Albany scores hockey nationals

By David Kavanagh | posted on June 7, 2019

HOCKEY players from across the nation will converge on Albany later next year when the town hosts the Australian Country Hockey Championships for the first time in its history.

The event will see the best players from regional areas of every state compete at multiple matches over an entire week and will coincide with the completed resurfacing of the Lower Great
Southern Hockey Association’s (LGSHA) hockey pitch.

LGSHA President Sam Brown said Albany was the perfect location for such a major tournament, especially with the new pitch.

“Albany is the biggest place down here for hockey,” he said.

“The fact we’re getting a new turf installed for next season, that’s probably one of the major reasons why we got to host the event. It will be of international standard and be great.

“In addition to the facility, I think it’s everything Albany has to offer in terms of a tourist destination … it’s the whole package.”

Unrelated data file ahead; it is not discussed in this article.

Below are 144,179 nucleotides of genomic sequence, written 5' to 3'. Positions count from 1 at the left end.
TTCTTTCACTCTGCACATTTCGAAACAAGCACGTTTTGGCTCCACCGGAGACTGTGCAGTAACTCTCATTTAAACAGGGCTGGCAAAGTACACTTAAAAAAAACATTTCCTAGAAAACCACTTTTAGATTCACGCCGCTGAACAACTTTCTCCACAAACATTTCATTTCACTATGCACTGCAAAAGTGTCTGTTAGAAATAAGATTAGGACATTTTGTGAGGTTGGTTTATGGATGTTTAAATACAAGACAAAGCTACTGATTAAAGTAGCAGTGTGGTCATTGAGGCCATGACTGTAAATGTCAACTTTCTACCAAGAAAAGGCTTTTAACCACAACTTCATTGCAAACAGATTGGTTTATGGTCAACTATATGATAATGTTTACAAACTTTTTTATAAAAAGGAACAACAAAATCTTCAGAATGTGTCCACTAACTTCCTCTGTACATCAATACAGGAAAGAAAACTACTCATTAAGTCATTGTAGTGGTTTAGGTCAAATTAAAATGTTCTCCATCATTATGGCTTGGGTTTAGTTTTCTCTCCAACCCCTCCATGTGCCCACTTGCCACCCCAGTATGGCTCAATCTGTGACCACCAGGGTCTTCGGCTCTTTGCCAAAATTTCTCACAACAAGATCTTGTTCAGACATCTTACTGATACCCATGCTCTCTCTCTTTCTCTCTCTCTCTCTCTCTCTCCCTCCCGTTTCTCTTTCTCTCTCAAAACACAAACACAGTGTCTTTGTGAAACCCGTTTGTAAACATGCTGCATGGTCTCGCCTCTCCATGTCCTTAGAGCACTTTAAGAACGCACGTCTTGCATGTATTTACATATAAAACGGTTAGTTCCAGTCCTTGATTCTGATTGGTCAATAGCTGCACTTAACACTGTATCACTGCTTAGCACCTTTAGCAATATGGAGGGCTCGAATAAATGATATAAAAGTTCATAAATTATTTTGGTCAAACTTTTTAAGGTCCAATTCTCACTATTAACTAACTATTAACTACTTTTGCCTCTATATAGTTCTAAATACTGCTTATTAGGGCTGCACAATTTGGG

Albany Mayor Dennis Wellington said the new turf would be jointly funded by the City and the Federal Government.

“Hockey in Albany attracts an incredible number of participants and some of our players, like Kathryn Slattery, have gone on to represent Australia,” he said.

“[The new turf] will provide a state-of-the-art facility for hockey in our region that will continue to support player development.”

The first Championships were held in 1982 as a men’s only competition.

Hockey Australia Country Convenor Michael Nelson said local players would benefit when Albany hosted next year’s round of the tournament.

“It is an exciting opportunity for the association to highlight our sport in the region,” he said.

“The Championships will provide locals with an opportunity to witness national hockey on their local turf and provide administrators and aspiring players a first-hand experience of such a standard.”

The Albany tournament will run next year from August 8 to 15.

This year’s Championships are set to take place in Shepparton, Victoria.